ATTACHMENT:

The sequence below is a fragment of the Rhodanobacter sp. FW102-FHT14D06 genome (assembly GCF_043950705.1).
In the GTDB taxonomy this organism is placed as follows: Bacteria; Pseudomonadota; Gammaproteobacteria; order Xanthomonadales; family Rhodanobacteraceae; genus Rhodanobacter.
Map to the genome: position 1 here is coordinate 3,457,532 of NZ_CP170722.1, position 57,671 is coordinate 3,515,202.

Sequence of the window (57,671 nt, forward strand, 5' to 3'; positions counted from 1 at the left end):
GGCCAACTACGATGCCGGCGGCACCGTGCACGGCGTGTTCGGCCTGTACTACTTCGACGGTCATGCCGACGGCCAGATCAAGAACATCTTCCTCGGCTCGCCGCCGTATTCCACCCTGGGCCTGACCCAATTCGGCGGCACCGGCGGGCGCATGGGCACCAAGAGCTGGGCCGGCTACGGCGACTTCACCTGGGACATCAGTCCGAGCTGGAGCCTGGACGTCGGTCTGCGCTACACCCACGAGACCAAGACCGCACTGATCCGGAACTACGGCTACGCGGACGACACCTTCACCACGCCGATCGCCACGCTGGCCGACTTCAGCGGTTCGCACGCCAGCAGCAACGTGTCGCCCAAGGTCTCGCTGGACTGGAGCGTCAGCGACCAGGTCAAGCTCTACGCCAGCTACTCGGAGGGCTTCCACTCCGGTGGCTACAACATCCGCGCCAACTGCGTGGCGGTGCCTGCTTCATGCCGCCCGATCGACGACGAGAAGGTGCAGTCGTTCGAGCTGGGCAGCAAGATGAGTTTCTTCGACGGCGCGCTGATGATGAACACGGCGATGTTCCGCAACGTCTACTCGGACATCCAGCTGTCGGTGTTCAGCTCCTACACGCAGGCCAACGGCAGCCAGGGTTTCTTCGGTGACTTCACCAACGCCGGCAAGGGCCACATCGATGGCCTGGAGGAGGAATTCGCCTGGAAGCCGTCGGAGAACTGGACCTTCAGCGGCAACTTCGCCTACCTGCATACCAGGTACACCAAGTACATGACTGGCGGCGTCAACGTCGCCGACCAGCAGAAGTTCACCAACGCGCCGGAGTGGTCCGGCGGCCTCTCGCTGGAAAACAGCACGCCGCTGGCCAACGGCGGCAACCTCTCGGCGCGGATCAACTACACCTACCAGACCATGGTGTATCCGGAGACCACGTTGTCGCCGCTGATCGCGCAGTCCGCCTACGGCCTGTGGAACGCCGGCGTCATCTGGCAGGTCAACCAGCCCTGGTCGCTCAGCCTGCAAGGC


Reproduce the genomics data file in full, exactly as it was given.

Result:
The sequence below is a fragment of the Rhodanobacter sp. FW102-FHT14D06 genome (assembly GCF_043950705.1).
In the GTDB taxonomy this organism is placed as follows: Bacteria; Pseudomonadota; Gammaproteobacteria; order Xanthomonadales; family Rhodanobacteraceae; genus Rhodanobacter.
Map to the genome: position 1 here is coordinate 3,457,532 of NZ_CP170722.1, position 57,671 is coordinate 3,515,202.

Sequence of the window (57,671 nt, forward strand, 5' to 3'; positions counted from 1 at the left end):
GGCCAACTACGATGCCGGCGGCACCGTGCACGGCGTGTTCGGCCTGTACTACTTCGACGGTCATGCCGACGGCCAGATCAAGAACATCTTCCTCGGCTCGCCGCCGTATTCCACCCTGGGCCTGACCCAATTCGGCGGCACCGGCGGGCGCATGGGCACCAAGAGCTGGGCCGGCTACGGCGACTTCACCTGGGACATCAGTCCGAGCTGGAGCCTGGACGTCGGTCTGCGCTACACCCACGAGACCAAGACCGCACTGATCCGGAACTACGGCTACGCGGACGACACCTTCACCACGCCGATCGCCACGCTGGCCGACTTCAGCGGTTCGCACGCCAGCAGCAACGTGTCGCCCAAGGTCTCGCTGGACTGGAGCGTCAGCGACCAGGTCAAGCTCTACGCCAGCTACTCGGAGGGCTTCCACTCCGGTGGCTACAACATCCGCGCCAACTGCGTGGCGGTGCCTGCTTCATGCCGCCCGATCGACGACGAGAAGGTGCAGTCGTTCGAGCTGGGCAGCAAGATGAGTTTCTTCGACGGCGCGCTGATGATGAACACGGCGATGTTCCGCAACGTCTACTCGGACATCCAGCTGTCGGTGTTCAGCTCCTACACGCAGGCCAACGGCAGCCAGGGTTTCTTCGGTGACTTCACCAACGCCGGCAAGGGCCACATCGATGGCCTGGAGGAGGAATTCGCCTGGAAGCCGTCGGAGAACTGGACCTTCAGCGGCAACTTCGCCTACCTGCATACCAGGTACACCAAGTACATGACTGGCGGCGTCAACGTCGCCGACCAGCAGAAGTTCACCAACGCGCCGGAGTGGTCCGGCGGCCTCTCGCTGGAAAACAGCACGCCGCTGGCCAACGGCGGCAACCTCTCGGCGCGGATCAACTACACCTACCAGACCATGGTGTATCCGGAGACCACGTTGTCGCCGCTGATCGCGCAGTCCGCCTACGGCCTGTGGAACGCCGGCGTCATCTGGCAGGTCAACCAGCCCTGGTCGCTCAGCCTGCAAGGC